Does this net out as a win for shoppers? You decide.

Aldi supermarket
Aldi supermarket
| Credit: Matt Cardy / Getty Images

Back in my 20s, I met a guy who was working for a German supermarket chain I had never heard of called Aldi. When I asked him to describe it, he referred to it as kind of like a “cheaper Trader Joe’s.” The Trader Joe’s comparison makes sense since the same company owns both brands, but the word that’s always stuck with me is “cheaper.” Aldi has always defined itself by being cheaper. The name is even short of “Albrecht Diskont” – the founders’ surname and the German word for “discount.” And now, Aldi in the US is putting that reputation on the line, attempting to undercut the best known discount retailer in the country: Walmart.

Based on a conversation with Jason Hart, CEO of Aldi US, Reuters outlined his company’s aggressive ambitions for expansion and growth in the American market. At the heart of the plan is using more low-cost private label products to pull price conscious shoppers away from places like Walmart, as well as a $1.6 billion investment to remodel 1,300 stores and add 400 more.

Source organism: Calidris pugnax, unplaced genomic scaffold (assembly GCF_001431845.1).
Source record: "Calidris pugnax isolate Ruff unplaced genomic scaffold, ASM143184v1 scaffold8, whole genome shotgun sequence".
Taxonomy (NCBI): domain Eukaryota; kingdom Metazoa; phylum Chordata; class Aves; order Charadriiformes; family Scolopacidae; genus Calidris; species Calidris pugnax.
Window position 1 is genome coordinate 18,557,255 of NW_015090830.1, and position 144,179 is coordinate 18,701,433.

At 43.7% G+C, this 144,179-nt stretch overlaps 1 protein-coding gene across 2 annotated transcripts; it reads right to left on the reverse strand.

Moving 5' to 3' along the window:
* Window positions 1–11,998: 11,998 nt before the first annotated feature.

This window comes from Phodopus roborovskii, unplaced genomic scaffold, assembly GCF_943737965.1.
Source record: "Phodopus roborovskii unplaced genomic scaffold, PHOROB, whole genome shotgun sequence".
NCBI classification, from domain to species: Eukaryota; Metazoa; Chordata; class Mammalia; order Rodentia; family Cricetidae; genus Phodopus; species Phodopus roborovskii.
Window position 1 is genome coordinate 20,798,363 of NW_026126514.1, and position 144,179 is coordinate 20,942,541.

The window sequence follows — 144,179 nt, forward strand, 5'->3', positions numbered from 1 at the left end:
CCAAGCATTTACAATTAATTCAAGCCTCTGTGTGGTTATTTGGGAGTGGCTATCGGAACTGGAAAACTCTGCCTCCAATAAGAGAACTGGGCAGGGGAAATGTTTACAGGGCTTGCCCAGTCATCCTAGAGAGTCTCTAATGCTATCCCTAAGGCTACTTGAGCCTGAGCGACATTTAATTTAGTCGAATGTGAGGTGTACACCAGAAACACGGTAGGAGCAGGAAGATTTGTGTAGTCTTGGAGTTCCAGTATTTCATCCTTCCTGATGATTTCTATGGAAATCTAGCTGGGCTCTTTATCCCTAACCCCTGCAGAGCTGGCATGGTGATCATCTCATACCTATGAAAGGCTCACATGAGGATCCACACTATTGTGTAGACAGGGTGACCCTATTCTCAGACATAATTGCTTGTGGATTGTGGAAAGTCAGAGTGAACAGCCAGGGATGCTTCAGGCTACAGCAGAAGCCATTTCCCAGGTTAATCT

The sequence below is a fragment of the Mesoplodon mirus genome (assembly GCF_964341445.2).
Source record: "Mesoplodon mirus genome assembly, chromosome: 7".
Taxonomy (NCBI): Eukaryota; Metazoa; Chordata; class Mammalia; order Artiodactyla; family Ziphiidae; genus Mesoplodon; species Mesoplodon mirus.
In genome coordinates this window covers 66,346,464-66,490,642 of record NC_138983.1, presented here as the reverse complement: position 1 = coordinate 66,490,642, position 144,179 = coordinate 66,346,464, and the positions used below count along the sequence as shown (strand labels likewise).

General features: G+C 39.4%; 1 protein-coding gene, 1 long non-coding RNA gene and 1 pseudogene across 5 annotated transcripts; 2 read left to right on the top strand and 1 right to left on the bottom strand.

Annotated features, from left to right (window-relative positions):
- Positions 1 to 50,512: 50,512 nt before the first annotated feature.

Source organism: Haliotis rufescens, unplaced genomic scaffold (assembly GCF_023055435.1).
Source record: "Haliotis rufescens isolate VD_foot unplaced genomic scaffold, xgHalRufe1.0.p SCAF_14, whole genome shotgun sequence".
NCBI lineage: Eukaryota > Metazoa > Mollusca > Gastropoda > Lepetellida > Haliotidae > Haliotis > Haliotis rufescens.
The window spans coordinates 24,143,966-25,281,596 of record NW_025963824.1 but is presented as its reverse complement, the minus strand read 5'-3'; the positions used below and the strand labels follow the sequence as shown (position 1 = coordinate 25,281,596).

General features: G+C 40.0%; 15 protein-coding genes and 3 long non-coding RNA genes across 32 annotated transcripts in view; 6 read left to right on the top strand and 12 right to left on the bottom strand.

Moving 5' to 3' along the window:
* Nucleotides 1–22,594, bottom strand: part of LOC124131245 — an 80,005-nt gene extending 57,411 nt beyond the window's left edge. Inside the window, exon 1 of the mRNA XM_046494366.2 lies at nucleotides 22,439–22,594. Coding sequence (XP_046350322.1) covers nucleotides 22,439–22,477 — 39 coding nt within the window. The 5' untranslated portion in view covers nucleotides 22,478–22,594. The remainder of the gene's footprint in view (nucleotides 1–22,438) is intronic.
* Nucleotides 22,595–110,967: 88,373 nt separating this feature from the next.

“We are re-merchandising, remodeling, enhancing our product range and are focused on gaining volume so more customers start their shopping at Aldi and we are able to complete their shopping lists more so than we have in the past,” Hart told the news outlet.

The impending fight for title of low-cost king could mean some serious cheap eats for customers. Aldi currently boasts that its own figures show that the grocer has prices 21 percent lower than its competitors. But at the same time, Reuters reports that Walmart is also attempting to undercut Aldi by as much as 15 percent in many markets. Granted, comparing the two companies can be a bit tricky: Only about 30 percent of Walmart’s supermarket products are store brands, whereas 90 percent of Aldi items are from its own private label. But if you’re not worried about brand names, expect to find extra cheap goods in both places.

Meanwhile, Aldi’s $1.6 billion investment in its stores is also intended to drive down the chain’s prices. “The remodels are aimed at increasing our volumes which means more purchasing power that will help us lower prices further,” Scott Patton, Aldi's vice president of corporate buying, was quoted as saying.

“Aldi is disrupting the sector the way Wal-Mart did when they started,” one retail consultant told Reuters. Uh, is that supposed to be a good thing or an ominous warning??